14August2018



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Introducing Solar Farm Insurance for Cloudy Days

Insurance giants like Swiss Re AG, with the help of a San Francisco firm, now have a way of guaranteeing production from solar farms[1] — not an easy feat considering supplies from these plants rise and fall with the sun.

The product that at least one insurance company is now offering is called a solar revenue put. It was developed by risk-management software firm KWh Analytics[2] and can guarantee as much as 95 percent of a solar farm’s expected output, according an email the company sent to clients Tuesday. Swiss Re has now sold one for three Virginia projects.

This insurance policy stands to strip away uncertainty surrounding solar projects. With a put in hand, lenders may be willing to offer financing at better terms, driving down the overall cost of a farm, said Richard Matsui, KWh Analytics’s chief executive officer.[3]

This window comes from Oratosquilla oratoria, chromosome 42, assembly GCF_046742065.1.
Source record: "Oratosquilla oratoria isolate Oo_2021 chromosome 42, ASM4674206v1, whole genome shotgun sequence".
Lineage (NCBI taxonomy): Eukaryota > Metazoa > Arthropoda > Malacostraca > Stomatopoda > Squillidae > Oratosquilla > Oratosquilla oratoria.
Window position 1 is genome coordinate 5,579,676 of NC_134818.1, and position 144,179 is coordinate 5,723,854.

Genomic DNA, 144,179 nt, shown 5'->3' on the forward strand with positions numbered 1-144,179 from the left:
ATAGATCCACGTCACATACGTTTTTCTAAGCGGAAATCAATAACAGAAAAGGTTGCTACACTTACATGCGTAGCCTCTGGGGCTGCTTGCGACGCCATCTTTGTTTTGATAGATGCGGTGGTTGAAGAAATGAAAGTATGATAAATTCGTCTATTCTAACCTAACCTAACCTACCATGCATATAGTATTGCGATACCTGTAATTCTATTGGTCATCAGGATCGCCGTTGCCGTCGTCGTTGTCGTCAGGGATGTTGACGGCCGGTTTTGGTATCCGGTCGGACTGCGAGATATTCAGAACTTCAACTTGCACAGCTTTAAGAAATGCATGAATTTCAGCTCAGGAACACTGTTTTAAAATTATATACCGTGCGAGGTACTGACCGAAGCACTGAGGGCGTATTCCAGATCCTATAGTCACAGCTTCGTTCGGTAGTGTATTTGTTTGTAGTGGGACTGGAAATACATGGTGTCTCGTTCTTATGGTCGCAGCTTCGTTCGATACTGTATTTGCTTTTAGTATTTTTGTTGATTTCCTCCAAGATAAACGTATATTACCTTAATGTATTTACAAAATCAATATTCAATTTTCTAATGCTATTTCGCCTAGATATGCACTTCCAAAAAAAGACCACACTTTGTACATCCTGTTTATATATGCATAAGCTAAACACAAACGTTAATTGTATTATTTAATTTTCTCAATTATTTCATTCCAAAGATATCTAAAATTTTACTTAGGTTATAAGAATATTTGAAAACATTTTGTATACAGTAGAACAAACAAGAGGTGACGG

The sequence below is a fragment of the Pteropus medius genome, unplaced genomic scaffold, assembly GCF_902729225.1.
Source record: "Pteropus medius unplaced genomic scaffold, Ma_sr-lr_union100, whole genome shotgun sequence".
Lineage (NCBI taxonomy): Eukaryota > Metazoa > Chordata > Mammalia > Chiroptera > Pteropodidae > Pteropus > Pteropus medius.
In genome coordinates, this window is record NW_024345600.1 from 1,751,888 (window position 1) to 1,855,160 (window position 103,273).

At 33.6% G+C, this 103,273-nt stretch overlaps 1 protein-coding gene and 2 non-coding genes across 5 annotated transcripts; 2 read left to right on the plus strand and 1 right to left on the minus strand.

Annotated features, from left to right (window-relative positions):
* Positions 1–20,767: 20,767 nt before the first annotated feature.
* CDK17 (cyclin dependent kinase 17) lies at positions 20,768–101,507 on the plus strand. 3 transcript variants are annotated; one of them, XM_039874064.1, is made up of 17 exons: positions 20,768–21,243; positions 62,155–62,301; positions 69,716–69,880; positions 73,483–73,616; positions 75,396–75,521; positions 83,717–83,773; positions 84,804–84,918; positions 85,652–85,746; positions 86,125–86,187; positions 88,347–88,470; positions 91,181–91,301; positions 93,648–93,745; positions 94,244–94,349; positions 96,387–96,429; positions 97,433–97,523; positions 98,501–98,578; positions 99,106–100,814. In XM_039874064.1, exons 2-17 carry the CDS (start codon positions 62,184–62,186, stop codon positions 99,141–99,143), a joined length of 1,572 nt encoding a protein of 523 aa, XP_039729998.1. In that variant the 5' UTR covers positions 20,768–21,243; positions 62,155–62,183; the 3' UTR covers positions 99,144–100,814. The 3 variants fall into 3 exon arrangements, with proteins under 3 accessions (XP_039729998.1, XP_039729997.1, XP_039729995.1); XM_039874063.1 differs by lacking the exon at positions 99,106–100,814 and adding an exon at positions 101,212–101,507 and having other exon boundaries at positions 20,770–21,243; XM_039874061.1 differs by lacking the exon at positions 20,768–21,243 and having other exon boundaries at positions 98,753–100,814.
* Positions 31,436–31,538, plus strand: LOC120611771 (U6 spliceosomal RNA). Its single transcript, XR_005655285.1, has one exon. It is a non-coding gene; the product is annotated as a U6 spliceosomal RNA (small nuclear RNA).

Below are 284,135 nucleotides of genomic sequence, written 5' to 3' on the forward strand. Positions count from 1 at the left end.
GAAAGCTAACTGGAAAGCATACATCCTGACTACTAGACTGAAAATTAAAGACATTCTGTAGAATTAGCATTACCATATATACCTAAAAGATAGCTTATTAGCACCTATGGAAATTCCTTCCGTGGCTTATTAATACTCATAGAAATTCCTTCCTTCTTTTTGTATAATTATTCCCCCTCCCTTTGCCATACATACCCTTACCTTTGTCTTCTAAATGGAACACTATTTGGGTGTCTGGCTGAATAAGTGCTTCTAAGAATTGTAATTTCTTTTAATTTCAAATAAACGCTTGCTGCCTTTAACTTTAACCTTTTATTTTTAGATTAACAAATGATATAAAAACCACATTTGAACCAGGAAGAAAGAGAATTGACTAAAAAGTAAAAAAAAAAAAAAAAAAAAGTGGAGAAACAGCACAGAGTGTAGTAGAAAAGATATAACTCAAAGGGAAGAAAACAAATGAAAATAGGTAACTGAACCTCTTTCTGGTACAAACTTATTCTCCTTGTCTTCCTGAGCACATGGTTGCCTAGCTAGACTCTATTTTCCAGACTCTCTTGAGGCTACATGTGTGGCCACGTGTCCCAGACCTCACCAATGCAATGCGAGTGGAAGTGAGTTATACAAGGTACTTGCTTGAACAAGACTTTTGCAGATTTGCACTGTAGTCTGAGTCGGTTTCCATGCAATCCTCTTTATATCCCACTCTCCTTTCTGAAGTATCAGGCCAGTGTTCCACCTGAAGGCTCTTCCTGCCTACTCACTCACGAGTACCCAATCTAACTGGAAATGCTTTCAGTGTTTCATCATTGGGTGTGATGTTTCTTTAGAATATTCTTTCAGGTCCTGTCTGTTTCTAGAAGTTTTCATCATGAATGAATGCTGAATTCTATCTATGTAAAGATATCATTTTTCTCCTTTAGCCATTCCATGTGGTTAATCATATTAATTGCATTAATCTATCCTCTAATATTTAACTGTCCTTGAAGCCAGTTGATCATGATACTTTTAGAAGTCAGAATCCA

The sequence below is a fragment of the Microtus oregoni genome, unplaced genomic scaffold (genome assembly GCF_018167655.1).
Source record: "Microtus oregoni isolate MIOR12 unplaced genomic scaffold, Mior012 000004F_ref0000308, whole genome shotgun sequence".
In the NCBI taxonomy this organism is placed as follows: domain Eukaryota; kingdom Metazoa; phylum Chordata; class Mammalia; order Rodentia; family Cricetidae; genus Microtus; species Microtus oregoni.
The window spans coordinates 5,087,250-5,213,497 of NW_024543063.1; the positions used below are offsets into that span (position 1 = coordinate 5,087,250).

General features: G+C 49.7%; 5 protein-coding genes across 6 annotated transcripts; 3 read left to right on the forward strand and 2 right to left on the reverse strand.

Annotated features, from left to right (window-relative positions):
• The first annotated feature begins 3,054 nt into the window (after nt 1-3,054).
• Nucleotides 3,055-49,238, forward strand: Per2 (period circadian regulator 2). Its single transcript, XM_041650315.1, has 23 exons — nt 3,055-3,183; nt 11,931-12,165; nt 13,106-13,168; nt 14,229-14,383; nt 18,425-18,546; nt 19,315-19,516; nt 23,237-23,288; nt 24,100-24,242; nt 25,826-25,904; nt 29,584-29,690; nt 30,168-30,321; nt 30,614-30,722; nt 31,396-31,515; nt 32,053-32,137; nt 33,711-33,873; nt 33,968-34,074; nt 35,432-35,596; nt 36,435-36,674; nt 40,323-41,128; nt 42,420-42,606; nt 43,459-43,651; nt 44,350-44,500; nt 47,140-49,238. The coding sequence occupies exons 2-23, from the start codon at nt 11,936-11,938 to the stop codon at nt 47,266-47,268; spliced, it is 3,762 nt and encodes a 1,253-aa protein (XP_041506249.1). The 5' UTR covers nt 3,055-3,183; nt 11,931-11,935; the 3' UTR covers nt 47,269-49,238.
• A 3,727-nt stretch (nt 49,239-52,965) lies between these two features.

“In the solar business, risk is cost,” Matsui said in an interview, and the “cost of capital is the single biggest risk.” Swiss Re referred questions to KWh.

A Floor for Solar

Here’s how a put works: The policy sets a floor for electricity output from a solar farm. The client pays a premium, and if a plant doesn’t generate enough power to reach the floor, the insurer covers the difference. While it may cost about 1 percent of a project’s revenue, it also allows project developers to get 10 percent to 15 percent more debt, at better terms, Matsui said.

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Underpinning these puts is a database of historical production from solar farms that KWh uses to predict output from planned projects. It forecasts performance based on specific components inside existing plants, Matsui said. Using this, KWh prices the risk for insurance carriers like Swiss Re.

According Nathan Serota, an analyst with Bloomberg New Energy Finance, a product like this could make clean energy cheaper to finance and bring down the price of solar power. “It’s advantageous to project developers because it allows them to lower their cost of capital, and solar power prices as a result,” he said.

©2018 Bloomberg News

Lead image credit: CC0 Creative Commons[4] | Pixabay

References

  1. ^solar farms (www.renewableenergyworld.com)
  2. ^KWh Analytics (www.renewableenergyworld.com)
  3. ^Richard Matsui, KWh Analytics’s chief executive officer. (www.renewableenergyworld.com)
  4. ^CC0 Creative Commons (pixabay.com)

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